Make And Receive Free Voice Calls With Your Android Tablet


Got a new Nexus 7 tablet? Enjoying the heck out of Jelly Bean? For as capable a device as it is, there’s one big thing missing from it, and tablets in general: the ability to make and receive voice calls. It may be a little larger than is practical for a phone (unless you’re an NBA player) but link-up a Bluetooth headset, and it just might work in a pinch. Of course, first you’ll need to configure the tablet to work with voice calls, but luckily for us, there’s a fantastic guide up on the XDA-Developers forums.

While the post specifically discuses what to do on a Nexus 7, this method should work just as well on other tablets.

First, you set up a SIP account (used for routing VoIP calls) and get an incoming phone number to assign to the account (which you can link to your Google Voice number). Both these services can be found online for free, and the XDA post suggests some good options. Then with a SIP app on your tablet, you’ll have the framework in place to start receiving calls.

To place outgoing calls, we’re going to rely on Google Voice. To do that, you’ll need a couple apps from the Google Play Store (free again) to set you up with a dialer and route those calls through Google Voice.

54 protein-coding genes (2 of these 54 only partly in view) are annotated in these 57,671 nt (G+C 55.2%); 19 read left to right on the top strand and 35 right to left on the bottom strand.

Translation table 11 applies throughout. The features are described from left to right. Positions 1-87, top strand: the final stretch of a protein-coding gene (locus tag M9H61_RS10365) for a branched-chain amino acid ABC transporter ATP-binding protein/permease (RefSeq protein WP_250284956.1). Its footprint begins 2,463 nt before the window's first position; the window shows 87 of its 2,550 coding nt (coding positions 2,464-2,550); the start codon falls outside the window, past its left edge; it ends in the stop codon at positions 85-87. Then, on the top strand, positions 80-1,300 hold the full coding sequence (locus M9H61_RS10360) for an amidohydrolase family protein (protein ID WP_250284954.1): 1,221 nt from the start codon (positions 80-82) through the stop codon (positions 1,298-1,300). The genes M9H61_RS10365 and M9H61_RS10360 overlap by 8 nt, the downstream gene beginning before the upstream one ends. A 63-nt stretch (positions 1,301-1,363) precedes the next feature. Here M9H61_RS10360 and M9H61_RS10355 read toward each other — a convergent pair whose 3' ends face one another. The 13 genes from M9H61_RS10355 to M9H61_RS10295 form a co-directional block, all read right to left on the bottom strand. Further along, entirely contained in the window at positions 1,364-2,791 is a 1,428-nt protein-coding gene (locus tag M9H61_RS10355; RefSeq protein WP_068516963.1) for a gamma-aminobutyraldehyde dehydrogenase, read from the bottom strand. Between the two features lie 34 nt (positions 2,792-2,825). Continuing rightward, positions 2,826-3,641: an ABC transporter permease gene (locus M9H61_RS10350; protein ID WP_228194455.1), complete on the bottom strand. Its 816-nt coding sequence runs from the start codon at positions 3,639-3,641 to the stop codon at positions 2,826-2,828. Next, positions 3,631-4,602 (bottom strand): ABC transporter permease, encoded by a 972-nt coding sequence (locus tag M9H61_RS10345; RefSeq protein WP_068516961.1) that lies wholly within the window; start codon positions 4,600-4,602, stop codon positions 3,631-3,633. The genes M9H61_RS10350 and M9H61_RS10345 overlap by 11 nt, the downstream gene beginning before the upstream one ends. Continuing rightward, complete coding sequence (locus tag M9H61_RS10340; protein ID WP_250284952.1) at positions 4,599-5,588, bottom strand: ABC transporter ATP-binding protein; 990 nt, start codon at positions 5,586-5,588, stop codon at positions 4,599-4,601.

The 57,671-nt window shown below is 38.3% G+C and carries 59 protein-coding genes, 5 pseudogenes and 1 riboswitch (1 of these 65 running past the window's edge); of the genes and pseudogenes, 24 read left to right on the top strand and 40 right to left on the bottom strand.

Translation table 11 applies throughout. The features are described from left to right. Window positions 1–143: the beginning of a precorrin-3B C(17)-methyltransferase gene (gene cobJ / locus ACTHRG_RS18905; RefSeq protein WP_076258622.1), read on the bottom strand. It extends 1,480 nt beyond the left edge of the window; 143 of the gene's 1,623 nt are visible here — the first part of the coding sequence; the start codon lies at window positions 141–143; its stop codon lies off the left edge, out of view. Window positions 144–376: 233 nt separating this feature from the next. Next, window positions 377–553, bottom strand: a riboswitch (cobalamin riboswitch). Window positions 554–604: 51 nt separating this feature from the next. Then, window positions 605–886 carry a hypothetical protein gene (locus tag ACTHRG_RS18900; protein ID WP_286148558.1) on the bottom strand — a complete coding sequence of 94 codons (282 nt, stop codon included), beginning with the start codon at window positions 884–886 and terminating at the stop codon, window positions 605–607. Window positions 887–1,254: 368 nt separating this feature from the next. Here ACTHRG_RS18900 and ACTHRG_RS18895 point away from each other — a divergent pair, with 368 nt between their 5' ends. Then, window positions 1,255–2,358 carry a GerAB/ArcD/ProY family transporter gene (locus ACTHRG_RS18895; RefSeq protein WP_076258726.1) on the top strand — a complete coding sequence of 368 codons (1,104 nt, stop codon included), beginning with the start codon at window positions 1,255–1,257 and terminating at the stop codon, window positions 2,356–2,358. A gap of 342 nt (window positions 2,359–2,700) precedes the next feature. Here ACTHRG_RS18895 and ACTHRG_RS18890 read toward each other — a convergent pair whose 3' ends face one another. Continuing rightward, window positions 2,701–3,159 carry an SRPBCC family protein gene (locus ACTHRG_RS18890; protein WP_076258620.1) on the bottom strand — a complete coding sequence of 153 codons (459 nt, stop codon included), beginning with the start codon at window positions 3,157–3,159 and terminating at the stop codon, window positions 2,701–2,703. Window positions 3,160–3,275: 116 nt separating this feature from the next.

The tricky bit is then convincing your tablet so that it thinks that it’s a smartphone capable of doing voice calls. That requires editing some system files, but the process sounds relatively straightforward. Ultimately, you generate an to flash to your phone which performs the necessary modifications.

Follow all the steps to a T, and your tablet is now practically a gigantic smartphone. Voice quality is supposedly pretty decent, and this is all free (in the US, at least), so check out the source link below and give it a try if you’re looking to make your tablet just a bit more useful.

Source: XDA-Developers forum
Via: XDA-Developers


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About The Author
Stephen Schenck
Stephen has been writing about electronics since 2008, which only serves to frustrate him that he waited so long to combine his love of gadgets and his degree in writing. In his spare time, he collects console and arcade game hardware, is a motorcycle enthusiast, and enjoys trapping blue crabs. Stephen's first mobile device was a 624 MHz Dell Axim X30, which he's convinced is still a viable platform. Stephen longs for a market where phones are sold independently of service, and bandwidth is cheap and plentiful; he's not holding his breath. In the meantime, he devours smartphone news and tries to sort out the juicy bitsRead more about Stephen Schenck!